My life has a superb cast but I can't figure out the plot.
~ Ashleigh Brilliant


Sunday, February 3, 2008

Buddhist Prayer for Animal Liberation


I stumbled upon this video recently, and while some of it is awfully painful to watch, I found it very moving. It's called "Buddhist Prayer for the Liberation of Animals," but one certainly need not be Buddhist to appreciate its profound message of empathy and compassion...



And for anyone who may be unfamiliar with these terms used in the video, here are a couple of simple definitions...

Bodhicitta is Sanskrit for "Enlightened" or "Awakened Mind," and refers to the wish to attain enlightenment for the benefit of all sentient beings. A Bodhisattva (in most Buddhist traditions) is one who has attained Bodhicitta, but who chooses to remain earthbound to alleviate suffering and help all other beings attain enlightenment.

As long as space remains,
as long as sentient beings remain,
may I too remain
and dispel the miseries of the world.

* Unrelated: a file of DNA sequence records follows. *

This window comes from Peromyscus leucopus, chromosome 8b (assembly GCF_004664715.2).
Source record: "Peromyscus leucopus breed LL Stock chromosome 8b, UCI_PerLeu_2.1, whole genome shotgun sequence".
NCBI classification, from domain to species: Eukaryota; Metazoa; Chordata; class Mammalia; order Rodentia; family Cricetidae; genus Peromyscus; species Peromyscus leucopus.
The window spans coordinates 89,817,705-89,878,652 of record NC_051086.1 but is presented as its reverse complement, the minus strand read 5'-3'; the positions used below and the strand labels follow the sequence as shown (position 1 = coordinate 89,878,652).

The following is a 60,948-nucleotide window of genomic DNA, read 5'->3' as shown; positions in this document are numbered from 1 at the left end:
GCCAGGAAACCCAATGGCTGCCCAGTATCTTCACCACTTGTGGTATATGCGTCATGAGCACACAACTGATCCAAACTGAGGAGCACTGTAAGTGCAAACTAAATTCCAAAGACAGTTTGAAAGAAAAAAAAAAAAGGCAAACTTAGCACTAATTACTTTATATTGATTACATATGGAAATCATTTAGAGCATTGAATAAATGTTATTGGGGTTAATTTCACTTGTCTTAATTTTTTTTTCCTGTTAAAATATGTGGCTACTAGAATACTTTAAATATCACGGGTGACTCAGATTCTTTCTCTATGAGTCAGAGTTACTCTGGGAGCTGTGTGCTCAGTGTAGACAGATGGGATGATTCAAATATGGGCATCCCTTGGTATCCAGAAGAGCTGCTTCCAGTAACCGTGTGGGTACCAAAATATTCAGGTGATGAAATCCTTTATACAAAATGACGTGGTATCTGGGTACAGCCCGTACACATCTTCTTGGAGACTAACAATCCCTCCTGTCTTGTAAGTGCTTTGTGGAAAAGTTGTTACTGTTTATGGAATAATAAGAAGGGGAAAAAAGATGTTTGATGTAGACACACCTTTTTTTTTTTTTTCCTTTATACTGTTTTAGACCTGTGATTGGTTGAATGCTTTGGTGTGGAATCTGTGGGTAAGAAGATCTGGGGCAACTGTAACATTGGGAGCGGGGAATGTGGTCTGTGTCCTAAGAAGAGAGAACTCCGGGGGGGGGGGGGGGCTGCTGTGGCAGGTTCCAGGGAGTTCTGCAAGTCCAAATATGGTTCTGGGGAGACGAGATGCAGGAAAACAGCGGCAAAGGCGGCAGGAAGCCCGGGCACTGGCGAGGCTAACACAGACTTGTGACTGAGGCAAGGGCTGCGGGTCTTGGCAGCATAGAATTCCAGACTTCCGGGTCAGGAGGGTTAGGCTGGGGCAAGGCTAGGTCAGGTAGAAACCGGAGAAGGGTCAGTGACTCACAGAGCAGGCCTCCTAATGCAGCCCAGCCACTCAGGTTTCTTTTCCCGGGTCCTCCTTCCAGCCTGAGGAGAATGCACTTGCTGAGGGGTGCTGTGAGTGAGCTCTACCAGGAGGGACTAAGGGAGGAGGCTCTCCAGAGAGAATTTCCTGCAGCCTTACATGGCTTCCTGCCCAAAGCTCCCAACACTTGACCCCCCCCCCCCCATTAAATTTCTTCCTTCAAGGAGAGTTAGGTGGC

~Shantideva (8th Century)
"Guide to the Bodhisattva's Way of Life"

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SOME CURRENT & RECENT READING...

SOME CURRENT & RECENT READING...

  • INFERNO ~ Dan Brown
  • MIDNIGHT IN THE GARDEN OF GOOD & EVIL ~ John Berendt
  • MY NOTORIOUS LIFE: A NOVEL ~ Kate Manning
  • ONE SUMMER: AMERICA, 1927 ~ Bill Bryson
  • QUIET: THE POWER OF INTROVERTS IN A WORLD THAT CAN'T STOP TALKING ~ Susan Cain
  • THE BEAUTIFUL CIGAR GIRL ~ Daniel Stashower
  • THE DEVIL IN THE WHITE CITY ~ Erik Larson
  • THE SHADOWS, KITH AND KIN ~ Joe R. Lansdale
  • THE TIPPING POINT ~ Malcolm Gladwell
There is still strong in our society the belief
that animals and the natural world have value
only insofar as they can be converted into revenue.
That nature is a commodity.
And that the American dream is one of unlimited consumption.
There are many of us, on the other hand,
who believe that animals and the natural world
have value by virtue of being alive.
That Nature is a community to which we belong
and to which we owe our lives.
And that the deeper American dream is one of unlimited compassion.

~John Robbins, "The Food Revolution"